The Difference is important and, we need to always be aware of what we gain (and could lose) by trying to impress ourselves and what lives we've led, onto others.

- Conduct Lionhardt

Writing for the Love of it

I know I promised my friend (Bryce, author of the graphic novel series I'm illustrating) That I would post up a rundown of graphic novels that I think are underrated but, I've had a few interesting weeks and some other thoughts seem a bit more important.

I have wrote, whether interviews, reviews, or fiction for the better part of 10 years or so. It probably sounds like an interesting hobby, I'd imagine, something that people would be interested in hearing some about. Funny thing is, the majority of it is probably never going to be seen by the general public.

I write for the love of it.

My writing has been very much a thing unto myself. Hours and days, weeks and even years of sitting, thinking and creating has amassed a decent sized amount of written material. I've never really had the chance or the aptitude to get most of it up and out there for people to be ABLE to read. And to be honest, the choice to do things that way has really stemmed from a deep seated belief in the following 3 things:

1.) Most people aren't all that interested in reading what I write. (I say this mainly because the things I review, people I interview, and stories I try to write, often skew outside of the usual things that people find popular)

2.) I'm technologically challenged. ( For more years than I'd like to admit, I just haven't been able to acquire the tech needed to seriously write to a degree that would be okay to allow the public to see)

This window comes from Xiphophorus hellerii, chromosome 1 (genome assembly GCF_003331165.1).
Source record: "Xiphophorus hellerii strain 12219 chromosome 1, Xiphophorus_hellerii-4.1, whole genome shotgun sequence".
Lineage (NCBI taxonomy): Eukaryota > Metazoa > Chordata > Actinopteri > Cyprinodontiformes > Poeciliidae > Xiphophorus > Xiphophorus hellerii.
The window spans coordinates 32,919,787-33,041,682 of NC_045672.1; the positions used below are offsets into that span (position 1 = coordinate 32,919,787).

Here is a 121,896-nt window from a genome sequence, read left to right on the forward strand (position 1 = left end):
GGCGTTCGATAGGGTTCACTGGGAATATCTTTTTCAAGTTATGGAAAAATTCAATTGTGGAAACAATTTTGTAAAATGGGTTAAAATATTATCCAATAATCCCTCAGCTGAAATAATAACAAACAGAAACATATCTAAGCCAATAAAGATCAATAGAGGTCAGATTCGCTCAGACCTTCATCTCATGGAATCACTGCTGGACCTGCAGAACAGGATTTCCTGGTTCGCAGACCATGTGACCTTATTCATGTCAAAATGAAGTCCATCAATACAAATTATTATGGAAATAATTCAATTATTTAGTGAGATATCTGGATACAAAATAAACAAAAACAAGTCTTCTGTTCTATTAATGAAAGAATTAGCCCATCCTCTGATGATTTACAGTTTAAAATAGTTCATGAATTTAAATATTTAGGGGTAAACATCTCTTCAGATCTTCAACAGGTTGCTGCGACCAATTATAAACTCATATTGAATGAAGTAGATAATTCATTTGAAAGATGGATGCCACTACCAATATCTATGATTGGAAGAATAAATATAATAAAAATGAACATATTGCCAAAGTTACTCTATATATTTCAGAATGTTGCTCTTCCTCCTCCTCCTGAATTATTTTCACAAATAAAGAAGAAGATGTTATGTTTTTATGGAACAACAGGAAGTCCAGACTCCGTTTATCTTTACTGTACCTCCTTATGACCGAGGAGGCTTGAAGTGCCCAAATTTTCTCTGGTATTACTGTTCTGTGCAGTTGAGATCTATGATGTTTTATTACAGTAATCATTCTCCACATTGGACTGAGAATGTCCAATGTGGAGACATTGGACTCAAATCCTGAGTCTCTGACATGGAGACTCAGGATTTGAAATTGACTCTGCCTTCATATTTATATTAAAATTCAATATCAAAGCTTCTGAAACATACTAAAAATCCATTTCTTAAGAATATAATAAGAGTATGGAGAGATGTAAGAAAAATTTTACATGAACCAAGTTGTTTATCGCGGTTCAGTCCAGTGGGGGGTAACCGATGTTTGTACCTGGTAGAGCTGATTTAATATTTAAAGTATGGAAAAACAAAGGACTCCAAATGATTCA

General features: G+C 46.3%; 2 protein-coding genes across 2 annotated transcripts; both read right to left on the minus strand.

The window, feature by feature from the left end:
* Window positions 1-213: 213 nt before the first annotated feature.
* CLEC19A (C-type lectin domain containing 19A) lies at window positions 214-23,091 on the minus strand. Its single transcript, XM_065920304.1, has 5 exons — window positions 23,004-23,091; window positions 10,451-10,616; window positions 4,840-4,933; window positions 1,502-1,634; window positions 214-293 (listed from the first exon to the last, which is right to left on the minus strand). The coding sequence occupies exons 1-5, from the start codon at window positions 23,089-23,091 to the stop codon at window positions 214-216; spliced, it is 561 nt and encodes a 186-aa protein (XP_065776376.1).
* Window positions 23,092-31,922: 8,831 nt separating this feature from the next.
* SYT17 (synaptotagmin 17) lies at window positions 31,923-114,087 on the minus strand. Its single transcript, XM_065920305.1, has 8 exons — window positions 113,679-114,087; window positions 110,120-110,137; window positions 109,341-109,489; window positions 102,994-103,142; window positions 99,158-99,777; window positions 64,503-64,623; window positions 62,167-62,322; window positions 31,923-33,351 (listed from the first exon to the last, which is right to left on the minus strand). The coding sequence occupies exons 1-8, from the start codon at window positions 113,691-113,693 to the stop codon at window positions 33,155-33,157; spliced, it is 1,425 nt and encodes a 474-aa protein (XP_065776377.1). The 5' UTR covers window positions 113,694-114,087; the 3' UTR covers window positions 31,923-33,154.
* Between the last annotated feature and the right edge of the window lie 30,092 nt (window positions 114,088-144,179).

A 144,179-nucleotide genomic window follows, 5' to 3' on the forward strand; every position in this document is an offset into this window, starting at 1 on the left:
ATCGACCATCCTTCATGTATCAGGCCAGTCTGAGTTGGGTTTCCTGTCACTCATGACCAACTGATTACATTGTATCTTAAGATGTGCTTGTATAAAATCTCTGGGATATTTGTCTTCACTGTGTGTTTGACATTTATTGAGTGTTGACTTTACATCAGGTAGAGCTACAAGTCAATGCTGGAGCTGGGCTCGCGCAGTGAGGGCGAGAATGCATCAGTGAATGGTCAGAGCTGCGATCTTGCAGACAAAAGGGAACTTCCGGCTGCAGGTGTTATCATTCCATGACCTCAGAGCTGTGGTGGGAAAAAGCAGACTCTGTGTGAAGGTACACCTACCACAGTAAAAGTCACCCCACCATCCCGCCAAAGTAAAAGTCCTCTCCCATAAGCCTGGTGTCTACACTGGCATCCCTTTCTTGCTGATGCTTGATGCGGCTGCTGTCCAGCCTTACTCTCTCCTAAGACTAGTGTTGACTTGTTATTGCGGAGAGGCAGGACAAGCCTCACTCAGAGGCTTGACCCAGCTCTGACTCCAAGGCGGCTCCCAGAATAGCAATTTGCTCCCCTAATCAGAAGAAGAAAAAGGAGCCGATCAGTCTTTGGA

3.) Time ISN'T on my side. (The most obvious of challenges is trying to fit in writing when my life requires me to be a brother, uncle, son, youth leader, artist, worker, etc. At the end of the day, the focus and energy to SERIOUSLY get into writing, just isn't there.)

So, where does that leave things?

Again, I write for the love of it. I'm, first and foremost an illustrator. If I could draw it all, I WOULD. But lack of materials to draw on or with, and the ability to communicate the "images of thought" (a concept I'll delve into on some other blog) have bred the skill to communicate otherwise...Through writing. And after various years of working out the kinks, I found that I love the form of writing, despite the limitation of NOT necessarily being visual.

Things interest me, so I write of them. Sometimes a story (or series of panel images) must be put to the paper (or screen). Other times a person is interesting and I want to ask them questions. These and more motivate the desire and, it's so much more than wanting the world to "see my vision" or "hear my voice." Those of us who are creative can't really afford to contain these things that spring up in our minds by just letting them sit there then slowly dissipate into limbo. We have to DO something with them. So we write... And its true that sometimes the things written are long winded, or wordy, or jumbled into something maybe only we can perceive but, it's still an expression of our thoughts or confusions about the world around and existence in general.

It is very much...One of the oddest passions that people display, the transfixing of words to a form of grammatical or lyrical prose. Whether poetic, sympathetic, or chaotic, it creates a place where the inner can become the outer and both aspects reflect or affect, one another. And while some of what is written through this strange and unusual love can become that which drives the cultural consciousness and trends... I'd imagine that, out there, is so much more impassioned writing that exist in the most intricate and fantastic ways, of which we may never experience.

But it exists and thrives in its small universes of creativity, none-the-less.

- Conduct Lionhardt